Technical Documentation page

Hi there, I am a little bit stuck working on the side menu.

Just like in the exercise I made it so that when you crop the browser and make it smaller then 815px that the side menu moves to the top of the screen with a media query, and that it changes from a fixed position to a absolute position…

Sadly this last part doesn’t work. On a small screen when I scroll down I want the menu to stay on top of the side and not stick to the top of the page anymore. But even though I change is to Absolute with the media query, it still remains sticky.

I tried alot but somehow can’t seem to find a solution to this issue.

below here is my entire CSS code

html {
    font-size: 16px;
  }
  
  @media (prefers-reduced-motion: no-preference) {
    * {
        scroll-behavior: smooth;
    }
}  

/* Side Menu */

.navh1 {
    background-color: white;
    font-weight: thin;
    font-size: 25px;
    text-align: center;
    position: relative;
    padding-top: 12px;
    padding-bottom: 10px;
  }

@media only screen and (max-width: 815px) {
    #navbar {
        background-color: white;
        position: absolute;
        top: 0;
        padding-top: 0;
        margin: 0;
        width: 100%;
        max-height: 200px;
        z-index: 1;
      }
}

@media only screen and (max-width: 815px) {
    #navbar > ul {
        border: 2px solid #2e2e2e;
    }
}

@media only screen and (max-width: 815px) {
    #navbar > ul > li:first-child {
        border-top: none;
    }
}

#navbar {
    position: fixed;
    min-width: 290px;
    top: 0;
    left: 0;
    height: 100%;
    border-right: 4px solid #999999;
    z-index: 1;
}

ul {
    display: block;
}

  nav > ul {
    overflow-y: scroll;
    margin-top: 0;
    height: 100%;
    padding-left: 0;
    background-color: white;
  }

  nav > ul > li {
    border-top: 1px solid;
    margin-top: 0;
    margin-bottom: 15px;
    padding-top: 15px;
    width: 100%;
    list-style: none;
  }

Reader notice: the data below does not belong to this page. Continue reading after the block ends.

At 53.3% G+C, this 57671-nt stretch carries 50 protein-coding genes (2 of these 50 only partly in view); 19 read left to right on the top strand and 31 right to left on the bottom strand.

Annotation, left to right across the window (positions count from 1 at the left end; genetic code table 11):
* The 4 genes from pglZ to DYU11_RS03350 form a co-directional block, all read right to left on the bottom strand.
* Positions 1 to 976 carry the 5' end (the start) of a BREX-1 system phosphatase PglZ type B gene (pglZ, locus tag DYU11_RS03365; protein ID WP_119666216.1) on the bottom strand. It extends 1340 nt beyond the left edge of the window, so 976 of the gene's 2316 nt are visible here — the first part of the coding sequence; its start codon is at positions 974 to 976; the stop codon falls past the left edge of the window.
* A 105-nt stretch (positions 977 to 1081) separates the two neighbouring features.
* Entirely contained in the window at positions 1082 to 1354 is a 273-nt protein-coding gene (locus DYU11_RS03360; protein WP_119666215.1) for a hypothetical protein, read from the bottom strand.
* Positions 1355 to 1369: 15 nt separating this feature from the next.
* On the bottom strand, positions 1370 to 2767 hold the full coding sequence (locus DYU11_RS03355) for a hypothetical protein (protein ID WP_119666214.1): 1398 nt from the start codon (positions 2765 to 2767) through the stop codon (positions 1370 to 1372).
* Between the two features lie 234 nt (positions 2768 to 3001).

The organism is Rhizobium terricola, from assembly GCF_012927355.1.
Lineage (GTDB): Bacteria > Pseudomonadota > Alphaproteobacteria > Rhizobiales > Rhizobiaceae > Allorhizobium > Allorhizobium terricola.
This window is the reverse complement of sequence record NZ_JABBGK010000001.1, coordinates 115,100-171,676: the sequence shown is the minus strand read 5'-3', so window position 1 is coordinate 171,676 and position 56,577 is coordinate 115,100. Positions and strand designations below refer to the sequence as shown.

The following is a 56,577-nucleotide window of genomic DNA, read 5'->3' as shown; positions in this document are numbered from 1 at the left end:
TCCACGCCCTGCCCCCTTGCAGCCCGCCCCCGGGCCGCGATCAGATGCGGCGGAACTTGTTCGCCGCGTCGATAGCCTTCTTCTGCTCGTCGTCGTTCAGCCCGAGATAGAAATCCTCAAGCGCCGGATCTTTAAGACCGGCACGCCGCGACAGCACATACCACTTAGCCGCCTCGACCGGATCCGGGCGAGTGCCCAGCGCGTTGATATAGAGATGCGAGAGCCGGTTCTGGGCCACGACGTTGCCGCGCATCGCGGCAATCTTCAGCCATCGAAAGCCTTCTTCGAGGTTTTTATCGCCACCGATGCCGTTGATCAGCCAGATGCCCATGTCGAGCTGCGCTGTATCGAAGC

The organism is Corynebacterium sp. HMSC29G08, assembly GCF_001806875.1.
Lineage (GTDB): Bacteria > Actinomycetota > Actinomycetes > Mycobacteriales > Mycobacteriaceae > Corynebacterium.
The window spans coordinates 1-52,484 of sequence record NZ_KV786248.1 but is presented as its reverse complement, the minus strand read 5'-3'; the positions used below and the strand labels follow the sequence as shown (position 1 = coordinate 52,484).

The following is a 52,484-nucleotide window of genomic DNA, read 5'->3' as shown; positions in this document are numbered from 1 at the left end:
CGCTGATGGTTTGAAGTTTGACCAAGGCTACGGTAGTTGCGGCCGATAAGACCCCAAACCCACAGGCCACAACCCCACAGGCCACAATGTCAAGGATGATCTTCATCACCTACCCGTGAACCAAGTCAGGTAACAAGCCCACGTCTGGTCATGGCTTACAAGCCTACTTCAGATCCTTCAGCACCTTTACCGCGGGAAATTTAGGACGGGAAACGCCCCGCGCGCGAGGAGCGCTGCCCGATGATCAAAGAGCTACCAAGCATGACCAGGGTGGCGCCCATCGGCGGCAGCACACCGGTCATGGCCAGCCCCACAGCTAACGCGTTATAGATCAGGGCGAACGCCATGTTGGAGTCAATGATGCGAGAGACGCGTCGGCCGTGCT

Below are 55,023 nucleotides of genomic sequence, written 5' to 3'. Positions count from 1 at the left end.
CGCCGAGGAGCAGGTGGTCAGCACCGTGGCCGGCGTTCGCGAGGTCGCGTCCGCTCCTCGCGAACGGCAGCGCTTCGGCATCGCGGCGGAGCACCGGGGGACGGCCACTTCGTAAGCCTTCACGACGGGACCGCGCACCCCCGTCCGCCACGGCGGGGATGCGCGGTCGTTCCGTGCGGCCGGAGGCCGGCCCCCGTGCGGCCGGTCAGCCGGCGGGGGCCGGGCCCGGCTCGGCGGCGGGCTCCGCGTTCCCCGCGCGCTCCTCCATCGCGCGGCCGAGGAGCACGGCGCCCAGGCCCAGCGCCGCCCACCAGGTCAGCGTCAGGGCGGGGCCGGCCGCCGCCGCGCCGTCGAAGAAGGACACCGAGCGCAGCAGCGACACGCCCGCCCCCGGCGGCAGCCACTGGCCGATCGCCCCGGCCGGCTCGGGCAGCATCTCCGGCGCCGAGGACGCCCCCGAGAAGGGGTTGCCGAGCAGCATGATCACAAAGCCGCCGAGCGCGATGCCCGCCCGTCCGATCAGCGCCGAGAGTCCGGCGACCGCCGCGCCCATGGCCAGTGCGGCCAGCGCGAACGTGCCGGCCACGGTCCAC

a {
    display: block;
    color: black;
    text-decoration: none;
    font-size: 1.2rem;
    font-weight: thin;
    padding-left: 15px;
  }

/* Main Elements */

@media only screen and (max-width: 400px) {
    #main-doc {
        margin-left: -10px;
    }
}

@media only screen and (max-width: 815px) {
    #main-doc {
        position: relative;
        margin-left: 0;
        left: 0;
        margin-top: 310px;
        padding-top: 50px;
    }
}

#main-doc {
    position: absolute;
    padding: 20px;
    margin-bottom: 110px;
    top: 0;
}

main {
    display: block;
    left: 290px;
    background-color: white
}

  section {
    display: block;
    padding-left: 50px;
    padding-right: 50px;
  }

main > section > header {
    font-weight: bold;
    font-size: 2rem;
    display: block;
  }

code {
    padding: 5px;
    background-color: rgb(170, 170, 170);
    border-radius: 5px 5px 5px 5px;
    line-height: 26px;
}

I’ll also post my HTML script here.

<!DOCTYPE html>
<html lang="en">
<head>
  <link rel="stylesheet" href="styles.css">
</head>
<body>
    <nav id="navbar">
    <header class="navh1">JS Documentation</header>
        <ul class="navbar">
            <li><a class="nav-link" href="#Introduction">Introduction</a></li>
            <li><a class="nav-link" href="#What_you_should_already_know">What you should already know</a></li>
            <li><a class="nav-link" href="#JavaScript_and_Java">JavaScript and Java</a></li>
            <li><a class="nav-link" href="#Hello_world">Hello world</a></li>
            <li><a class="nav-link" href="#Variables">Variables</a></li>
            <li><a class="nav-link" href="#Declaring_variables">Declaring variables</a></li>
        </ul>
    </nav>
    <main id="main-doc">
        <section class="main-section" id="Introduction">
            <header>Introduction</header>
            <article>
                <p>JavaScript is a cross-platform, object-oriented scripting language. It is a small and lightweight language. Inside a host environment (for example, a web browser), JavaScript can be connected to the objects of its environment to provide programmatic control over them.</p>
                <p>JavaScript contains a standard library of objects, such as Array, Date, and Math, and a core set of language elements such as operators, control structures, and statements. Core JavaScript can be extended for a variety of purposes by supplementing it with additional objects; for example:</p>
                <ul>
                    <li>Client-side JavaScript extends the core language by supplying objects to control a browser and its Document Object Model (DOM). For example, client-side extensions allow an application to place elements on an HTML form and respond to user events such as mouse clicks, form input, and page navigation.</li>
                    <li>Server-side JavaScript extends the core language by supplying objects relevant to running JavaScript on a server. For example, server-side extensions allow an application to communicate with a database, provide continuity of information from one invocation to another of the application, or perform file manipulations on a server.</li>
                </ul>    
            </article>
        </section>
        <section class="main-section" id="What_you_should_already_know">
            <header>What you should already know</header>
            <article>
                <p>This guide assumes you have the following basic background:</p>
                <ul>